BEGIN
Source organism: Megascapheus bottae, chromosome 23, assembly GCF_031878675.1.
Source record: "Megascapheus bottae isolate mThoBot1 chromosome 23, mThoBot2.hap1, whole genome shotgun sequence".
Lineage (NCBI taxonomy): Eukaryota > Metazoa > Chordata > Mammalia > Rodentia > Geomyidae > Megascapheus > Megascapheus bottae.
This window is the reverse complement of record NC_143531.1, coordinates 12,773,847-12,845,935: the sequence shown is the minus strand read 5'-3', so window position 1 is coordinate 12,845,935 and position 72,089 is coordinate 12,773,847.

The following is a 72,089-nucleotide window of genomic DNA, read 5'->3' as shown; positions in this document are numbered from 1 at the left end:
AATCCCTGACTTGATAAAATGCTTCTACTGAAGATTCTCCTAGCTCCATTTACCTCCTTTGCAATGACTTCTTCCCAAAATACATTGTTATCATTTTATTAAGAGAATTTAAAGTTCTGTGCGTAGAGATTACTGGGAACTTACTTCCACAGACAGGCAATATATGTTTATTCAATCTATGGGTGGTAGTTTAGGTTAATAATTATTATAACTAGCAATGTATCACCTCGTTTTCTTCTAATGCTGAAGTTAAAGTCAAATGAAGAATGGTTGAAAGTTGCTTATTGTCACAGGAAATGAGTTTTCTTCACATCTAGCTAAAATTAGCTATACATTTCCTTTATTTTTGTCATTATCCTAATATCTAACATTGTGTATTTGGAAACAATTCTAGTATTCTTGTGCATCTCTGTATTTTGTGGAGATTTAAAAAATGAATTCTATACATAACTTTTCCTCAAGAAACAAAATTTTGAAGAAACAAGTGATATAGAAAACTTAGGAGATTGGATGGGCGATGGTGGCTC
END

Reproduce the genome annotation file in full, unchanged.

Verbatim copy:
Source organism: Megascapheus bottae, chromosome 23, assembly GCF_031878675.1.
Source record: "Megascapheus bottae isolate mThoBot1 chromosome 23, mThoBot2.hap1, whole genome shotgun sequence".
Lineage (NCBI taxonomy): Eukaryota > Metazoa > Chordata > Mammalia > Rodentia > Geomyidae > Megascapheus > Megascapheus bottae.
This window is the reverse complement of record NC_143531.1, coordinates 12,773,847-12,845,935: the sequence shown is the minus strand read 5'-3', so window position 1 is coordinate 12,845,935 and position 72,089 is coordinate 12,773,847.

The following is a 72,089-nucleotide window of genomic DNA, read 5'->3' as shown; positions in this document are numbered from 1 at the left end:
AATCCCTGACTTGATAAAATGCTTCTACTGAAGATTCTCCTAGCTCCATTTACCTCCTTTGCAATGACTTCTTCCCAAAATACATTGTTATCATTTTATTAAGAGAATTTAAAGTTCTGTGCGTAGAGATTACTGGGAACTTACTTCCACAGACAGGCAATATATGTTTATTCAATCTATGGGTGGTAGTTTAGGTTAATAATTATTATAACTAGCAATGTATCACCTCGTTTTCTTCTAATGCTGAAGTTAAAGTCAAATGAAGAATGGTTGAAAGTTGCTTATTGTCACAGGAAATGAGTTTTCTTCACATCTAGCTAAAATTAGCTATACATTTCCTTTATTTTTGTCATTATCCTAATATCTAACATTGTGTATTTGGAAACAATTCTAGTATTCTTGTGCATCTCTGTATTTTGTGGAGATTTAAAAAATGAATTCTATACATAACTTTTCCTCAAGAAACAAAATTTTGAAGAAACAAGTGATATAGAAAACTTAGGAGATTGGATGGGCGATGGTGGCTC